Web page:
TV ads influence children’s eating habits

TV ads influence children’s eating habits The recent review based on 29 studies involving over 6,000 children concluded that children are, in fact, heavily influenced by the TV ads they see on fast food and junk food.

The research uncovered that children are more likely to eat unhealthy foods after they’ve seen a related TV ad. Those under the age of eight are the most prone to junk food marketing.


“This [review] shows that the extensive exposure kids have to marketing of unhealthy foods and beverages via product packaging (superheroes, logos), TV, and the internet increases their short-term caloric intake and preference for junk food,” – Behnam Sadeghirad, a doctoral student at McMaster University, Canada, said in a university news release.
Recent research revealed that children view on average five food ads per hour in the United States and Canada. Over 80 percent of those ads are for unhealthy foods.

Corresponding author Bradley Johnston added, “Overall, our analyses show the need for a review of public policy on child-targeted unhealthy food and beverage marketing. The increasing prevalence of obesity seems to further coincide with marked increases in the food and beverage industry’s budget for marketing aimed at children and youth, with data showing that energy-dense, low-nutrient foods and beverages make up the majority of commercially marketed products.”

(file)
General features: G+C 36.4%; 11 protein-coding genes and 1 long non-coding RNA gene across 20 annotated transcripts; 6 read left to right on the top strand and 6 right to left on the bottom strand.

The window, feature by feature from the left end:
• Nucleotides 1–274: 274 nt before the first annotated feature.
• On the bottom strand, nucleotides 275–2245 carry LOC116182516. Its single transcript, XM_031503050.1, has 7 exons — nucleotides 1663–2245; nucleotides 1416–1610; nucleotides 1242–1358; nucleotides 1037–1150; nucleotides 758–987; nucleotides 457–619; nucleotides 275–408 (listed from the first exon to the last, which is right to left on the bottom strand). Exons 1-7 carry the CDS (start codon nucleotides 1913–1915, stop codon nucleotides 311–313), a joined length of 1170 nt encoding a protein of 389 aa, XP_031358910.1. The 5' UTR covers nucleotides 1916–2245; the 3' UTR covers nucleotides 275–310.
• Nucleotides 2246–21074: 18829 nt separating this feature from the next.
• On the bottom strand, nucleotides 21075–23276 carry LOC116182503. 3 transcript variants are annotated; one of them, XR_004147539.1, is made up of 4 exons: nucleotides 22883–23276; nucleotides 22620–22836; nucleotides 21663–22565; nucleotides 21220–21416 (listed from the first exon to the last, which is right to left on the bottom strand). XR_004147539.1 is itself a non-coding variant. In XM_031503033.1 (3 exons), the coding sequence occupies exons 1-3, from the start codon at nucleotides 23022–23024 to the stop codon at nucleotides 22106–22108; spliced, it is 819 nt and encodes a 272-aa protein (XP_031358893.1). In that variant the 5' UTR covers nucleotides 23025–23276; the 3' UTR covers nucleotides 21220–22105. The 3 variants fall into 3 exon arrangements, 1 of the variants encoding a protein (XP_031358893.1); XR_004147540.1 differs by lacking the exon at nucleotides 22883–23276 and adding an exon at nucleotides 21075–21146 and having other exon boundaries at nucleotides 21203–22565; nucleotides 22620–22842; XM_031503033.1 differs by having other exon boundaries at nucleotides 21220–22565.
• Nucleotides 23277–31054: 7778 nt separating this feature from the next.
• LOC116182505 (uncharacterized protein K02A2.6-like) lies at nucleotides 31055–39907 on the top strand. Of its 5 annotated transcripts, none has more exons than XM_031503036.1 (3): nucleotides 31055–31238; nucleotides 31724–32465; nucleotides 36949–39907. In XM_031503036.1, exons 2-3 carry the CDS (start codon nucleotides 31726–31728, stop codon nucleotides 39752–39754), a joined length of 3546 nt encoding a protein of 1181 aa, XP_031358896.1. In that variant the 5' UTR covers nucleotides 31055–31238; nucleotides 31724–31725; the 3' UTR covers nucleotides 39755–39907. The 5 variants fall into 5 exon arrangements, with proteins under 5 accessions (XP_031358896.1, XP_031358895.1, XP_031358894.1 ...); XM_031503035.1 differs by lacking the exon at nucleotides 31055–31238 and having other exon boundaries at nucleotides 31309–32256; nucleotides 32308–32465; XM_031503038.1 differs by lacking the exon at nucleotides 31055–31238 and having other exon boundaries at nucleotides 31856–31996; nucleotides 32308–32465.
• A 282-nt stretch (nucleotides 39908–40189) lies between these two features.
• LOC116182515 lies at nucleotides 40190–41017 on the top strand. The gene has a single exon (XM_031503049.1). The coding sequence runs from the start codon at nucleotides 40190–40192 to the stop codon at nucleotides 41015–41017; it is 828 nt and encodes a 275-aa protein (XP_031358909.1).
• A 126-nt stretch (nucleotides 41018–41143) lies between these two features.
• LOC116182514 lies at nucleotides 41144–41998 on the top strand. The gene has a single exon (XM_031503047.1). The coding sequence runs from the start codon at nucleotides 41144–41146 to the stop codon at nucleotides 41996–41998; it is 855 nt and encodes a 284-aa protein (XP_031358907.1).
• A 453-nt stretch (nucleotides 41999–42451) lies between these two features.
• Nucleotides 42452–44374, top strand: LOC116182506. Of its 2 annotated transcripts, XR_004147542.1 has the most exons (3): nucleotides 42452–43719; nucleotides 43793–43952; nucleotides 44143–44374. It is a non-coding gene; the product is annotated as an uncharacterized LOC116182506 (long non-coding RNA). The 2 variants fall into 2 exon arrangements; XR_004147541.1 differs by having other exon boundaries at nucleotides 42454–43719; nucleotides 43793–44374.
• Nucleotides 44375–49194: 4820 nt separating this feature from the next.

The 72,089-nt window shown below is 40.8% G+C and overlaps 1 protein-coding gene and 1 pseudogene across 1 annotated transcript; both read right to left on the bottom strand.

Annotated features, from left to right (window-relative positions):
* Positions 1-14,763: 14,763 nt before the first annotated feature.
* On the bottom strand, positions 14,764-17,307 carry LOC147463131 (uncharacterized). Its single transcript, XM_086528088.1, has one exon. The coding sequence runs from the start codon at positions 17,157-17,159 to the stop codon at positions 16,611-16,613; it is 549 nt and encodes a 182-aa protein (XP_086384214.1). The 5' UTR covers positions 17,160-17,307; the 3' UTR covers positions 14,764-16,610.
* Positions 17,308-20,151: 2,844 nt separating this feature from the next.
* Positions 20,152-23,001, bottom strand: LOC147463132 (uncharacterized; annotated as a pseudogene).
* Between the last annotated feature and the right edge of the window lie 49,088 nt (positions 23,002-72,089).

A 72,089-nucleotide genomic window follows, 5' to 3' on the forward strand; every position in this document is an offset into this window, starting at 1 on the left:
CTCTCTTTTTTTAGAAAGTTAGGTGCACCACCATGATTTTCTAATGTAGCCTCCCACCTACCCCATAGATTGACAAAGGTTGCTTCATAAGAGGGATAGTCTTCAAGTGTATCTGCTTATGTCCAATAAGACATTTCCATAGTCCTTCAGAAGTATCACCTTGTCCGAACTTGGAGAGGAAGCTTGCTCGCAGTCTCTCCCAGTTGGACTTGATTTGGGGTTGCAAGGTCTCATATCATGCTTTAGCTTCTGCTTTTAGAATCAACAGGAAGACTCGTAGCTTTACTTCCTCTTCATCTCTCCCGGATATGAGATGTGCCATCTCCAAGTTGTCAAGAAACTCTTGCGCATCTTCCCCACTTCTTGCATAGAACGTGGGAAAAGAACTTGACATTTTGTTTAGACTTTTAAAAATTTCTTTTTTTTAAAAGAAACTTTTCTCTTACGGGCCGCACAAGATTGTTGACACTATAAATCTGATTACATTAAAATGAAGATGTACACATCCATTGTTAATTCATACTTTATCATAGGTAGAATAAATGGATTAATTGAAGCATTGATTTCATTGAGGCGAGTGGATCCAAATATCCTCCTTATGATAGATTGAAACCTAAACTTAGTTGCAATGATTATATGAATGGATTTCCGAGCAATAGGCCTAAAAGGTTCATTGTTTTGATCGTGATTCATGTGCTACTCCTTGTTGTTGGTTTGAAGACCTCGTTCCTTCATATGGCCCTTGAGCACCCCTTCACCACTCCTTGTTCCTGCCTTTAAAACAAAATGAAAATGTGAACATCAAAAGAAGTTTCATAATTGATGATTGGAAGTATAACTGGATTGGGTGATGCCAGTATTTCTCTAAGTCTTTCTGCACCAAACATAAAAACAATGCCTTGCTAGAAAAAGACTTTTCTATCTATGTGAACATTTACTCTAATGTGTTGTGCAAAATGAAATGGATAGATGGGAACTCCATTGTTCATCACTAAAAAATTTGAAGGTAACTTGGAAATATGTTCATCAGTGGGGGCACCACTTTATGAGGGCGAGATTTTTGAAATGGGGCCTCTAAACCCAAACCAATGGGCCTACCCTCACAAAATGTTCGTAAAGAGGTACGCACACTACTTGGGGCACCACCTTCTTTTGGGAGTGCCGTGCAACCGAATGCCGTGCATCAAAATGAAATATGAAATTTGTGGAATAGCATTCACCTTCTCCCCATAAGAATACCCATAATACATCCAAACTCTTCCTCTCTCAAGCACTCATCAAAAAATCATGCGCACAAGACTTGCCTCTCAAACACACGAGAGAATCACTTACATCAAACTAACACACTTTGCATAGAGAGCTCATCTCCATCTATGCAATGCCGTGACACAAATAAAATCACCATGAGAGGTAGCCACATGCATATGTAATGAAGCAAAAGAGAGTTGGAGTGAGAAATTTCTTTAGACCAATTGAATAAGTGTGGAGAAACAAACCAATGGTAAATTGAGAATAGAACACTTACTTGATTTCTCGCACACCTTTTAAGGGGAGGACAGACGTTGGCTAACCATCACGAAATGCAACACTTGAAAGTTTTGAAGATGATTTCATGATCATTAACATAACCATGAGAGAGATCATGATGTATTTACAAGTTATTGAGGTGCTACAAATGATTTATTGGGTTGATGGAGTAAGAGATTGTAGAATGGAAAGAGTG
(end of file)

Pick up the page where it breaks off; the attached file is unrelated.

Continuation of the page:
Next time your child asks, whines, or sobs for unhealthy foods, you may want to consider how much television they are watching and how susceptible their young minds are to the influence of these commercials. With small introductions to the healthy and fun alternatives, they may gradually begin to see that healthy food can be just as fun as all that junk.

Also, read Bel Marra Health’s article: Eating fast food exposes you to harmful chemicals.


Author Bio

Mohan Garikiparithi got his degree in medicine from Osmania University (University of Health Sciences). He practiced clinical medicine for over a decade before he shifted his focus to the field of health communications. During his active practice he served as the head of the Dept. of Microbiology in a diagnostic centre in India. On a three-year communications program in Germany, Mohan developed a keen interest in German Medicine (Homoeopathy), and other alternative systems of medicine. He now advocates treating different medical conditions without the use of traditional drugs. An ardent squash player, Mohan believes in the importance of fitness and wellness.